life was full and rewarding
After all, the young 6-foot 7-inch first baseman entered an era that included an array of playing greats such as Ted Williams, Jackie Robinson, Roy Campanella, Stan Musial, Willie Mays, Mickey Mantle, Yogi Berra, Whitey Ford and Warren Spahn, to name but a few. Jackson, born and raised in our community, died here at age 74 of pancreatic cancer on Sunday.
In the baseball world, Jackson never reached stardom. His professional career lasted only seven seasons (1954-60), six of which were spent riding the bench with the Chicago White Sox, and the seventh with the Boston Red Sox.
At that time, the odds were against him. There was no such thing as free agency. A player was bound to the team that owned him. There were only 16 teams in the Major Leagues in 1954. Today there are 30, and many observers contend that the talent has been diluted.
It wasn't until 1975 that baseball's infamous reserve clause was dismantled, and free agency turned young men into multimillionaires. It's a good bet that, in today's market, Jackson would have had far more opportunities and greater success.
As it turned out, baseball -- which was Jackson's first love -- was a relatively small part of his life. But early on, he excelled. He was a third-team all-American on the 1952 Western Michigan University baseball squad, which he led to a third-place finish in the College World Series.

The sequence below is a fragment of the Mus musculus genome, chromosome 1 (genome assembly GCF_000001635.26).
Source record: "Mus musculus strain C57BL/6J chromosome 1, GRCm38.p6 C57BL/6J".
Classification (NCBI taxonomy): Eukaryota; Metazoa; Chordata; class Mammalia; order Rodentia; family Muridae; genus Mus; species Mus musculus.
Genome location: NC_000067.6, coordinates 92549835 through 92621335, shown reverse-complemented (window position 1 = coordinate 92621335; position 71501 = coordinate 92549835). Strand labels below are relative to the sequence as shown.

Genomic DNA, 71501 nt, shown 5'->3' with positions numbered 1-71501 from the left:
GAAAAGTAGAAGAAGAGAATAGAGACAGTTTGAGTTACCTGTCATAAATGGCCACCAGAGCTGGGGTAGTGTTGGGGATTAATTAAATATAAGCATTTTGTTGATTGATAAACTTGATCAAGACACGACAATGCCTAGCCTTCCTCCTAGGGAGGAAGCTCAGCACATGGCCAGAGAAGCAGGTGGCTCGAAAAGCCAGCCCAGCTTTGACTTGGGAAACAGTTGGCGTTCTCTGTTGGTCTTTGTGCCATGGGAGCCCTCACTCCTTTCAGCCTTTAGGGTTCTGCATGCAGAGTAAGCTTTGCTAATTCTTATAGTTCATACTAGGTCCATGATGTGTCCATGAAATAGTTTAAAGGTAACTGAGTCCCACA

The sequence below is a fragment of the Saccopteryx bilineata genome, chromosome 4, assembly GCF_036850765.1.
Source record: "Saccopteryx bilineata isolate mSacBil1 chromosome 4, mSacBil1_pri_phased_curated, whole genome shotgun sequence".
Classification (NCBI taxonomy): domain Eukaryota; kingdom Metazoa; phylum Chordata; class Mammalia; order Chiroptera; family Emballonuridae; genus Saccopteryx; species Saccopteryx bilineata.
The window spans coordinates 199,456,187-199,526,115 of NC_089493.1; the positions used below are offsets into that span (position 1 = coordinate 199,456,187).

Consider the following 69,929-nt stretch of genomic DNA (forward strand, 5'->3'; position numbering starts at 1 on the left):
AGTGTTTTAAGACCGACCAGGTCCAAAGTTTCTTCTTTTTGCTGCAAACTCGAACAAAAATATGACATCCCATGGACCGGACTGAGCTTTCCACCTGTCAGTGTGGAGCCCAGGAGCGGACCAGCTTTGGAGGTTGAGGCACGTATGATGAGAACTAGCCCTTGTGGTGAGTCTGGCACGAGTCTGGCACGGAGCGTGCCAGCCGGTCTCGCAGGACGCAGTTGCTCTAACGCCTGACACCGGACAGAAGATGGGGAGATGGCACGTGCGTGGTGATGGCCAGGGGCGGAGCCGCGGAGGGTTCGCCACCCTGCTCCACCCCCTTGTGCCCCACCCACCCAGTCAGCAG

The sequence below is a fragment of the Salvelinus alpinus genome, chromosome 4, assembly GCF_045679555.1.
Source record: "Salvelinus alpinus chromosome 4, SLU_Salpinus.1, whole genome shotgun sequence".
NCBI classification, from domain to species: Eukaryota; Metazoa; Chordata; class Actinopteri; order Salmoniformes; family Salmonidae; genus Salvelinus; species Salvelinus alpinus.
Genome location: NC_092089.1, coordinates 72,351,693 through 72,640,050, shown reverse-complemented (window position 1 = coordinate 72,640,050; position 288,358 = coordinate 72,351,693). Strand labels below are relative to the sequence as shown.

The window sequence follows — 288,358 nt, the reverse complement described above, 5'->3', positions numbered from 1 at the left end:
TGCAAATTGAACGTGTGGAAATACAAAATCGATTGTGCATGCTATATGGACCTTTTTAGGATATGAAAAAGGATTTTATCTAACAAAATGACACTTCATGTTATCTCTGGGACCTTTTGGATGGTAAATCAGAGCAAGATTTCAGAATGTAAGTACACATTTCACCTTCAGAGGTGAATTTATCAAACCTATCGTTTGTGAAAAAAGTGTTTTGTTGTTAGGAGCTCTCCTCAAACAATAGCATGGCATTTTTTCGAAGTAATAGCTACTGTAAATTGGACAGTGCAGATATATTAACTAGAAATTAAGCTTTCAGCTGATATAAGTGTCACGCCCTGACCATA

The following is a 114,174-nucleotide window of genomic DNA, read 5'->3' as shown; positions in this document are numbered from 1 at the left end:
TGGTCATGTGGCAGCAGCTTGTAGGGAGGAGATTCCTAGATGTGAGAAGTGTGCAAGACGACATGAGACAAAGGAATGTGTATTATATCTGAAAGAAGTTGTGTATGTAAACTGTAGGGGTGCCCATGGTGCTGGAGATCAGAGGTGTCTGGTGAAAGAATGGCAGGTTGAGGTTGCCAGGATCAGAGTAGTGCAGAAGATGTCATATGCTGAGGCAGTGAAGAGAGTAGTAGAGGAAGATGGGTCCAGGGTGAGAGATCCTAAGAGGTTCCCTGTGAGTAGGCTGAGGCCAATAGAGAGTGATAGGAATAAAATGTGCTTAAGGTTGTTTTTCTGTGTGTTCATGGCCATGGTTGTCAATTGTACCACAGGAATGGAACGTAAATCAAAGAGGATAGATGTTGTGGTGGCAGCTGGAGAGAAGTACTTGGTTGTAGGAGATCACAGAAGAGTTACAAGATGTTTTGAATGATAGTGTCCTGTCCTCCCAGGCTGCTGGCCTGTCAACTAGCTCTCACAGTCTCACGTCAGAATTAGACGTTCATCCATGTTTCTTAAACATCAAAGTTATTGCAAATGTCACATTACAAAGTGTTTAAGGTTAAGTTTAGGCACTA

In southwestern Michigan, Jackson will best be remembered for his stardom in basketball. This superb athlete led Kalamazoo Central's Maroon Giants to a then-unprecedented three consecutive Class A state high school championships in 1949, 1950 and 1951. At WMU in the 1951-52 season, he led the late coach Bill Perigo's Broncos to their first Mid-American Conference basketball crown.
Jackson was inducted into WMU's Hall of Fame in 1981, and in 2003 became an initial member of the Kalamazoo Central High School Hall of Fame. In recent years, he -- along with Carol, his wife of 55 years -- was a familiar figure and enthusiastic fan at WMU home basketball games.
Jackson's life after sports was one of success in business and community involvement. The baseball logo on the building that houses the Ron Jackson Insurance Agency long ago became familiar to motorists driving along South Burdick Street. The Jackson family remains involved in the business.
``Of all the athletes I ever covered, Ron Jackson was the epitome of a real sportsman,'' recalled Jack Moss, retired sports editor of the Kalamazoo Gazette, who now resides in Fort Myers, Fla. ``He was modest, soft-spoken, a really good athlete and a good person. He never bad-mouthed anybody, yet he had a fire within him and was very competitive.''
Ron Jackson not only was a gifted athlete and a role model of his generation, he was a loving husband, father, grandfather, great-grandfather and solid citizen. His contributions to the Kalamazoo community will endure.